3 Easy Ways to Use Poetry in the Classroom

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As educators, we have specific standards that must be taught. Some of those standards and skills have endless activities and lessons that can be used. However, a few standards are either difficult to teach or nearly impossible to find meaningful activities for. 

As a second-grade teacher, poetry was one of those skills for me. Finding powerful poetry activities to use with students felt like searching for a needle in a haystack. I could never find quite what I needed to effectively use poetry in the classroom.

I understand the struggle of needing and wanting to incorporate poetry into the classroom but feeling underwhelmed by what’s out there. Even more than that, it may just be that there are so many standards to cover that it can be difficult to dedicate time to poetry instruction.

However, despite these challenges, I do believe that poetry holds immense value in the classroom. It fosters creativity and develops critical thinking skills. I want to help give you the tools that you need to discover and implement engaging poetry activities in the classroom. Let’s look at three ways to teach poetry.

Poetic Devices in Poetry

Use poetic devices as a way to teach poetry in the classroom.

Poetry is filled with poetic devices that add depth and richness to writing. From similes and metaphors to alliteration and repetition, teaching these devices can be both fun and meaningful. Once students understand the different poetic devices, they can better understand the meaning of poems.

Simile poster and writing activity for poetry in the classroom.
Simile Poetry Activities featured in the 2nd edition April Rooted in Reading for 2nd Grade.

I like to start with commonly seen poetic devices like similes, repetition, alliteration, and personification. One important thing to remember is that we don’t just want to teach students examples of poetic devices. We want students to understand how those poetic devices impact the poem. 

Repetition in poetry activities and kids poetry book.
Poetry Activities for Repetition featured in the 2nd Edition April Rooted in Reading for 2nd Grade.

Authors include them for a specific purpose. It’s best to focus on 1-2 poetic devices at a time. That allows us to see how different authors use poetic devices in different ways and for different purposes.

Read and Analyze Poems

Read and analyze poems as a way to use poetry in the classroom.

If we want to deepen our students’ understanding of language and emotion in poems, then we must read and analyze poetry. As a class, read poems aloud. Emphasize the rhythm and tone. Have discussions about the meaning of the poems while encouraging students to share their thoughts.

Early on in my teaching career, I knew that simply giving students a poem with multiple-choice questions wasn’t always going to cut it. I needed to vary how the material was presented to my students.

Poetry flap book to practice analyzing poetry in the classroom.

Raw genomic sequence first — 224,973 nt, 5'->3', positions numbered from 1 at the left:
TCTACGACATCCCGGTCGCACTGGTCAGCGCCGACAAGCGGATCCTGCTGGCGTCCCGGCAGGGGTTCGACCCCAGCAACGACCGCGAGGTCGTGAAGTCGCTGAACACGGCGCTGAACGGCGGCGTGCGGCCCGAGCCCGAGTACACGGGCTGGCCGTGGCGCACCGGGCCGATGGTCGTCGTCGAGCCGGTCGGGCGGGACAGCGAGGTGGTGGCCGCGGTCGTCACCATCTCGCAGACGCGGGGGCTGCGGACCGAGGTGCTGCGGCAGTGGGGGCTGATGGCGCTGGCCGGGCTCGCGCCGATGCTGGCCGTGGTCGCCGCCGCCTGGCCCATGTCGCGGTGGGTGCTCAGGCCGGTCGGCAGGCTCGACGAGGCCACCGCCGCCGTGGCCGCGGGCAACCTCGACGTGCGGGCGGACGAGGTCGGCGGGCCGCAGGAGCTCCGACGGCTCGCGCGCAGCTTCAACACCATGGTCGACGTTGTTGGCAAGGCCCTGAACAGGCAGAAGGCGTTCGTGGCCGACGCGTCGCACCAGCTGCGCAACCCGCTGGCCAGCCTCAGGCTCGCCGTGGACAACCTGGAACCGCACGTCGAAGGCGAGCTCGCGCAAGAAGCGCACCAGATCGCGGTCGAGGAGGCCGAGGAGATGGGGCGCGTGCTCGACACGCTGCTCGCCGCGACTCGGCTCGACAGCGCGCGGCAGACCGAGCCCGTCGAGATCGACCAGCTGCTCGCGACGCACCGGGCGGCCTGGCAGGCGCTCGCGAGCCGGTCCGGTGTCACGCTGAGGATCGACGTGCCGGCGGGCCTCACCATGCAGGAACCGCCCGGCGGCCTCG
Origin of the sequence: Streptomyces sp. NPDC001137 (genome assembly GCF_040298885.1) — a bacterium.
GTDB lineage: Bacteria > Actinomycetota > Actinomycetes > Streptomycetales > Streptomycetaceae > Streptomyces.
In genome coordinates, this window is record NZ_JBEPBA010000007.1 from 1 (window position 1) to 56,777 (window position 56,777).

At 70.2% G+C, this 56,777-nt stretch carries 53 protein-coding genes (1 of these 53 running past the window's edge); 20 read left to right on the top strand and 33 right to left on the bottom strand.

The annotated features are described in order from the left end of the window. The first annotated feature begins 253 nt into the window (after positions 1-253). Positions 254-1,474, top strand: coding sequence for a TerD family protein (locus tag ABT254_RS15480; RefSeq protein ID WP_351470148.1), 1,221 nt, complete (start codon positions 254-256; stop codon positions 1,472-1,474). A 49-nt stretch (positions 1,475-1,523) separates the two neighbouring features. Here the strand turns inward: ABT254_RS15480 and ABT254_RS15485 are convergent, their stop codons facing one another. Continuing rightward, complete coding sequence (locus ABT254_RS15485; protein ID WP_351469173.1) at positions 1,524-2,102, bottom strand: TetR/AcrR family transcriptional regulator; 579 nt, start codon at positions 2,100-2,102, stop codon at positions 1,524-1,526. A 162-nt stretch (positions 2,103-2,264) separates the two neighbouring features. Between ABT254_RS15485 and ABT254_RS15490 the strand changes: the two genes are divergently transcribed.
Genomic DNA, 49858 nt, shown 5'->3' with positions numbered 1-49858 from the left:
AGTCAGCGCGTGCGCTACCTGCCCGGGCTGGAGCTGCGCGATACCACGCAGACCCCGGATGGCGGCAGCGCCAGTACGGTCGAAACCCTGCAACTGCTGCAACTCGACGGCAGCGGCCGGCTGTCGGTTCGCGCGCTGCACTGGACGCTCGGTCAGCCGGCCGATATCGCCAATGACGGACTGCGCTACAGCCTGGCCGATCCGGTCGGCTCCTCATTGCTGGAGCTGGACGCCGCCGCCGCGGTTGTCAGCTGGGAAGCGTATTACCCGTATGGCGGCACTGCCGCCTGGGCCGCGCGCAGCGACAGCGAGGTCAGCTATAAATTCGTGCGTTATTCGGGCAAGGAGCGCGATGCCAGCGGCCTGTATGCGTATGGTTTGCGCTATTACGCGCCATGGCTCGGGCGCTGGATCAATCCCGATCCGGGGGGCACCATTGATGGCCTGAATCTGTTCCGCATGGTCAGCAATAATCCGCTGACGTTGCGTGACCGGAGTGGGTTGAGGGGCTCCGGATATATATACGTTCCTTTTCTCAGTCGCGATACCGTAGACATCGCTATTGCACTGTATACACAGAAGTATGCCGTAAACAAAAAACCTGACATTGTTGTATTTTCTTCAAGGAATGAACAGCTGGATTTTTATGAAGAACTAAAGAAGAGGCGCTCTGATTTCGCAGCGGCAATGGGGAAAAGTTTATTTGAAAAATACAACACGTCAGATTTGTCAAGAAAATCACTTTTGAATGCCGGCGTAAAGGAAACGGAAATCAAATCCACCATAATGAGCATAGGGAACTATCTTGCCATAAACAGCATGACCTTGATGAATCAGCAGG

Poetry Flap Book and Beaver Directed Drawing featured in the 1st Edition 2nd Grade April Rooted in Reading.

Poetry flap books offered a new format for students to answer questions about poetry. To make it even more meaningful, I would often pair the questions with a directed drawing to make the poem come to life!

Use Poems to Inspire Writing Poetry

Use poems to inspire student poetry writing.

After reading so many poems and working with poetic devices, students become inspired to write their poetry. When beginning to write poetry, I like to provide prompts or poetry frames that include students exploring the use of poetic devices. This gives students the opportunity to become poets while also providing support.

Once students have seen examples of poetic devices, they can start to play around with them and incorporate them into their writing. 

Simile activities for poetry practice in the classroom.
Simile Matching Activity and Poster featured in April Rooted in Reading for 3rd Grade.

Here you can see how students learned about similes, saw an example in the poems, and then made matches to complete a simile. This gave students more exposure to the use of similes.

After that, students can create an I Am poem. 

I Am Poem template for students to write a poem about themselves.
I Am Poem Activity and Directed Drawing featured in April Rooted in Reading for 3rd Grade.

Students use similes to complete their poems. I Am Poems are a perfect way to get students excited about writing poetry. They are not intimidating because the topic of the poem is the students themselves!

For even more poetry-writing fun, check out these poetry writing activities and crafts!

Don’t forget these ways to use poetry in the classroom. Save the image below for later!

Poetry books and activities

Hi, I'm Amy

Hey, y’all! My name is Amy Lemons and I am passionate about providing students with both engaging and effective standards-based Math and ELA lessons.


Sample a day of Rooted in Reading with these lesson plans and activities for Reading Comprehension, Vocabulary, and Grammar!

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